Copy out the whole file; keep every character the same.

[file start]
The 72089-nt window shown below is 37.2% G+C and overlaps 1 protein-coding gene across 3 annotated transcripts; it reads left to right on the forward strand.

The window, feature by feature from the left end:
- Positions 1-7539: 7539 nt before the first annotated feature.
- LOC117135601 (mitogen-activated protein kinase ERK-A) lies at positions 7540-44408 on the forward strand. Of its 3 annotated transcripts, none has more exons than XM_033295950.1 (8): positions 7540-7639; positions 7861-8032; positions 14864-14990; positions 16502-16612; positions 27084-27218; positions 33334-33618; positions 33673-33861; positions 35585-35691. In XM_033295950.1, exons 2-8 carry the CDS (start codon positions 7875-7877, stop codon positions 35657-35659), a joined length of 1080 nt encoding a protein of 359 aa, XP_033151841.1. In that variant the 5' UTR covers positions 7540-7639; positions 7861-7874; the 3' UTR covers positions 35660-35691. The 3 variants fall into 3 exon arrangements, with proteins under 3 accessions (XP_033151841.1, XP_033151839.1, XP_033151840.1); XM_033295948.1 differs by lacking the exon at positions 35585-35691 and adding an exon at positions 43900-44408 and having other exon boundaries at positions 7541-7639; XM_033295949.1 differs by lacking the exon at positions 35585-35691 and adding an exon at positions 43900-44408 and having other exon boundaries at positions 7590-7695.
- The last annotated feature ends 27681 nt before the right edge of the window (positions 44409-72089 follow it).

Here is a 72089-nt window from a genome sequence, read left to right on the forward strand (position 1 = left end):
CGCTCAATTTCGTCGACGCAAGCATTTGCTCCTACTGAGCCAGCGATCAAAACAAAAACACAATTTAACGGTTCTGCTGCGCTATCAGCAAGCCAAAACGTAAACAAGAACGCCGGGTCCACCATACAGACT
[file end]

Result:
The 72089-nt window shown below is 37.2% G+C and overlaps 1 protein-coding gene across 3 annotated transcripts; it reads left to right on the forward strand.

The window, feature by feature from the left end:
- Positions 1-7539: 7539 nt before the first annotated feature.
- LOC117135601 (mitogen-activated protein kinase ERK-A) lies at positions 7540-44408 on the forward strand. Of its 3 annotated transcripts, none has more exons than XM_033295950.1 (8): positions 7540-7639; positions 7861-8032; positions 14864-14990; positions 16502-16612; positions 27084-27218; positions 33334-33618; positions 33673-33861; positions 35585-35691. In XM_033295950.1, exons 2-8 carry the CDS (start codon positions 7875-7877, stop codon positions 35657-35659), a joined length of 1080 nt encoding a protein of 359 aa, XP_033151841.1. In that variant the 5' UTR covers positions 7540-7639; positions 7861-7874; the 3' UTR covers positions 35660-35691. The 3 variants fall into 3 exon arrangements, with proteins under 3 accessions (XP_033151841.1, XP_033151839.1, XP_033151840.1); XM_033295948.1 differs by lacking the exon at positions 35585-35691 and adding an exon at positions 43900-44408 and having other exon boundaries at positions 7541-7639; XM_033295949.1 differs by lacking the exon at positions 35585-35691 and adding an exon at positions 43900-44408 and having other exon boundaries at positions 7590-7695.
- The last annotated feature ends 27681 nt before the right edge of the window (positions 44409-72089 follow it).

Here is a 72089-nt window from a genome sequence, read left to right on the forward strand (position 1 = left end):
CGCTCAATTTCGTCGACGCAAGCATTTGCTCCTACTGAGCCAGCGATCAAAACAAAAACACAATTTAACGGTTCTGCTGCGCTATCAGCAAGCCAAAACGTAAACAAGAACGCCGGGTCCACCATACAGACT